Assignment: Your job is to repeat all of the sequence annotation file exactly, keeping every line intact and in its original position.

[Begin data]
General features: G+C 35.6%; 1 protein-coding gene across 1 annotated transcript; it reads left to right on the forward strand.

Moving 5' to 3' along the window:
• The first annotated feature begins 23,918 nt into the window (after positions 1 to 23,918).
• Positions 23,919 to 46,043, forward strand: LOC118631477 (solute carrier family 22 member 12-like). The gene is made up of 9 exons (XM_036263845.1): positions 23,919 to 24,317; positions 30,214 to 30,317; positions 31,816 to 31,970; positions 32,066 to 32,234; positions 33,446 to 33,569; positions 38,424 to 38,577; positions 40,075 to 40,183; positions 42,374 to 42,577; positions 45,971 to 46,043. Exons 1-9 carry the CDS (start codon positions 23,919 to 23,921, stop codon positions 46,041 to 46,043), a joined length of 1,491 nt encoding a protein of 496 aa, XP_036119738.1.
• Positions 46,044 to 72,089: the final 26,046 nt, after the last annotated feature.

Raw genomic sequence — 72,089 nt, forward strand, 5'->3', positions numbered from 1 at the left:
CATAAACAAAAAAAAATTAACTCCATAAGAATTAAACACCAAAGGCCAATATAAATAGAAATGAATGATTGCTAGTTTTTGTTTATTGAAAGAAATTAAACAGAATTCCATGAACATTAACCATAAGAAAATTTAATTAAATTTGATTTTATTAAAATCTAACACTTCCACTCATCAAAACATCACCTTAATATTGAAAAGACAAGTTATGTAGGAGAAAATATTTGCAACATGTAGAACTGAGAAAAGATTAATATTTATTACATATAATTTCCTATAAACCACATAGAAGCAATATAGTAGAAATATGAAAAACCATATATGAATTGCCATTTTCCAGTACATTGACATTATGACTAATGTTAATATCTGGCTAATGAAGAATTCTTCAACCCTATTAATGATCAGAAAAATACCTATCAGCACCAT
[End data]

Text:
General features: G+C 35.6%; 1 protein-coding gene across 1 annotated transcript; it reads left to right on the forward strand.

Moving 5' to 3' along the window:
• The first annotated feature begins 23,918 nt into the window (after positions 1 to 23,918).
• Positions 23,919 to 46,043, forward strand: LOC118631477 (solute carrier family 22 member 12-like). The gene is made up of 9 exons (XM_036263845.1): positions 23,919 to 24,317; positions 30,214 to 30,317; positions 31,816 to 31,970; positions 32,066 to 32,234; positions 33,446 to 33,569; positions 38,424 to 38,577; positions 40,075 to 40,183; positions 42,374 to 42,577; positions 45,971 to 46,043. Exons 1-9 carry the CDS (start codon positions 23,919 to 23,921, stop codon positions 46,041 to 46,043), a joined length of 1,491 nt encoding a protein of 496 aa, XP_036119738.1.
• Positions 46,044 to 72,089: the final 26,046 nt, after the last annotated feature.

Raw genomic sequence — 72,089 nt, forward strand, 5'->3', positions numbered from 1 at the left:
CATAAACAAAAAAAAATTAACTCCATAAGAATTAAACACCAAAGGCCAATATAAATAGAAATGAATGATTGCTAGTTTTTGTTTATTGAAAGAAATTAAACAGAATTCCATGAACATTAACCATAAGAAAATTTAATTAAATTTGATTTTATTAAAATCTAACACTTCCACTCATCAAAACATCACCTTAATATTGAAAAGACAAGTTATGTAGGAGAAAATATTTGCAACATGTAGAACTGAGAAAAGATTAATATTTATTACATATAATTTCCTATAAACCACATAGAAGCAATATAGTAGAAATATGAAAAACCATATATGAATTGCCATTTTCCAGTACATTGACATTATGACTAATGTTAATATCTGGCTAATGAAGAATTCTTCAACCCTATTAATGATCAGAAAAATACCTATCAGCACCAT